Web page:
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Stability of peripheral blood immune markers in patients with asthma.

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Published:29th Apr 2019
Author: Shrestha Palikhe N, Bosonea AM, Laratta C, Gandhi VD, Nahirney D, Hillaby A et al.
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Ref.:Allergy Asthma Clin Immunol. 2019;15:30.

Background: Asthma is a complex disease with variable course. Efforts to identify biomarkers to predict asthma severity, the course of disease and response to treatment have not been very successful so far. We have previous suggested that PAR-2 and CRTh2 expression on specific peripheral blood cell subtypes may be biomarkers of asthma severity. We reasoned that parameters that remain stable when asthma symptoms are controlled would be the most appropriate to evaluate for their utility to predict loss of asthma control and/or severity of the disease.

Methods: Nineteen stable asthmatics were recruited from the University of Alberta Asthma clinic and followed in clinic every 3 months for a total of 4 visits. Patients had spirometry and completed the ACQ questionnaire in every visit. Blood was drawn in every visit and analyzed for a number of immune parameters by flow cytometry. These parameters included PAR-2 and CRTh2 expression on monocyte subgroups and T lymphocytes respectively, as well as numbers of eosinophils, innate lymphoid type-2 cells (ILC2) and dendritic cells. Within person stability of immune and physiological parameters was calculated using the intraclass correlation (ICC) using R version 3.4.0.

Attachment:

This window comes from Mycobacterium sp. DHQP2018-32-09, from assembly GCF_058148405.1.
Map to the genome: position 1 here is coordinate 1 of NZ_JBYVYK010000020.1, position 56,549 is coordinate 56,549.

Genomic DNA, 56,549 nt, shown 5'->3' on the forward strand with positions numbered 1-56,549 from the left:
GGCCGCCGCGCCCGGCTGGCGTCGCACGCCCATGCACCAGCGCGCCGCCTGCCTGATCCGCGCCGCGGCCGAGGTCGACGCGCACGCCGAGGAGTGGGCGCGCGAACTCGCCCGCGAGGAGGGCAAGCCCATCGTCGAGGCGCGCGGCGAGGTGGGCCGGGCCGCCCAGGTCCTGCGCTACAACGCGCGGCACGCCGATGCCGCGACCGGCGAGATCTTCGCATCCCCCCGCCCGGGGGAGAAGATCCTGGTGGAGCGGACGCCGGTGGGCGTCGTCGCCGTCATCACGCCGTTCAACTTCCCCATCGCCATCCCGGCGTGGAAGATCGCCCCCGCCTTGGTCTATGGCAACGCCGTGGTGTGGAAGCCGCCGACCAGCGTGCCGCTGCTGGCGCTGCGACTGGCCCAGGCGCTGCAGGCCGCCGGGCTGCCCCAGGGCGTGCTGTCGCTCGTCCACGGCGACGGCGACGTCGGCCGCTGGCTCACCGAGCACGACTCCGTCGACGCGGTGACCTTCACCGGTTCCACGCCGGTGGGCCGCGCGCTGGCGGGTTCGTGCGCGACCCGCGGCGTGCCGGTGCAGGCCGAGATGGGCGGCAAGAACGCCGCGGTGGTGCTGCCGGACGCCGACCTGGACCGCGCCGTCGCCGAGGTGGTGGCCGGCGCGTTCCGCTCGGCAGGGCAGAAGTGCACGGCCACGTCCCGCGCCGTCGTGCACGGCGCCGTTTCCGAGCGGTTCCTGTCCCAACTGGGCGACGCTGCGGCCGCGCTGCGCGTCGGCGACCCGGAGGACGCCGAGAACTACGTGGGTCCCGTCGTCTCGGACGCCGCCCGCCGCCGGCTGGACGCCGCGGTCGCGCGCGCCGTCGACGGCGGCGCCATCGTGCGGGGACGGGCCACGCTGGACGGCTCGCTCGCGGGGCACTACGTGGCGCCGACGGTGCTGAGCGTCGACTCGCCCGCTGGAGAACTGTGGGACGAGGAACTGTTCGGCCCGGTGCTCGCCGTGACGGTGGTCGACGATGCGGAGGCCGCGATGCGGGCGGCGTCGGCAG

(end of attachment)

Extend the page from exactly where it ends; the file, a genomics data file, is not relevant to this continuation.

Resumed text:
Results: FEV1 (% predicted), FEV1/FVC ratio, ACQ5 and ACQ7 did not differ significantly over the 4 visits, as would be expected for patients with stable asthma. Peripheral blood eosinophil numbers by Kimura stain and by flow cytometry showed ICC scores of 0.44 and 0.52 respectively, indicating moderate stability. The % of ILC2 cells in peripheral blood also showed moderate stability [ICC score of 0.45 (0.14–0.67)]. The stability for all other immune parameters was poor.

Conclusion: Among the peripheral blood immune parameters we studied, only numbers of eosinophils and ILC2 in peripheral blood were moderately stable over a year in stable asthmatics. Further studies are required to understand the reasons for the variability of the other cell types.


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